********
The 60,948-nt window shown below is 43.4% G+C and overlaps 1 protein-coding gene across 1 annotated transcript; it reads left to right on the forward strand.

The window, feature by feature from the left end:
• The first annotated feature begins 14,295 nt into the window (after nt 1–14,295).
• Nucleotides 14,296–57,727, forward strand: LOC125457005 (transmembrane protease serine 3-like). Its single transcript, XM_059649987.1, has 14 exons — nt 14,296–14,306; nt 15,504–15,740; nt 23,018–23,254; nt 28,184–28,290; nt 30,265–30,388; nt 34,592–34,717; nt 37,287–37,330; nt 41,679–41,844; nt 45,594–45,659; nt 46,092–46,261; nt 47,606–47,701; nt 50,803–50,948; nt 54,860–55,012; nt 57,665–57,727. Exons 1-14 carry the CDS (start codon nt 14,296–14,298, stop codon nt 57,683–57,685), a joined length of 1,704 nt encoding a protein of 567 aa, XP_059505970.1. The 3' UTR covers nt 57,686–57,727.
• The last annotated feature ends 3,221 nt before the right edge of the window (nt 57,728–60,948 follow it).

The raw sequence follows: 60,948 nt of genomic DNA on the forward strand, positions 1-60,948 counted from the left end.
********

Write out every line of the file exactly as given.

The 60,948-nt window shown below is 43.4% G+C and overlaps 1 protein-coding gene across 1 annotated transcript; it reads left to right on the forward strand.

The window, feature by feature from the left end:
• The first annotated feature begins 14,295 nt into the window (after nt 1–14,295).
• Nucleotides 14,296–57,727, forward strand: LOC125457005 (transmembrane protease serine 3-like). Its single transcript, XM_059649987.1, has 14 exons — nt 14,296–14,306; nt 15,504–15,740; nt 23,018–23,254; nt 28,184–28,290; nt 30,265–30,388; nt 34,592–34,717; nt 37,287–37,330; nt 41,679–41,844; nt 45,594–45,659; nt 46,092–46,261; nt 47,606–47,701; nt 50,803–50,948; nt 54,860–55,012; nt 57,665–57,727. Exons 1-14 carry the CDS (start codon nt 14,296–14,298, stop codon nt 57,683–57,685), a joined length of 1,704 nt encoding a protein of 567 aa, XP_059505970.1. The 3' UTR covers nt 57,686–57,727.
• The last annotated feature ends 3,221 nt before the right edge of the window (nt 57,728–60,948 follow it).

The raw sequence follows: 60,948 nt of genomic DNA on the forward strand, positions 1-60,948 counted from the left end.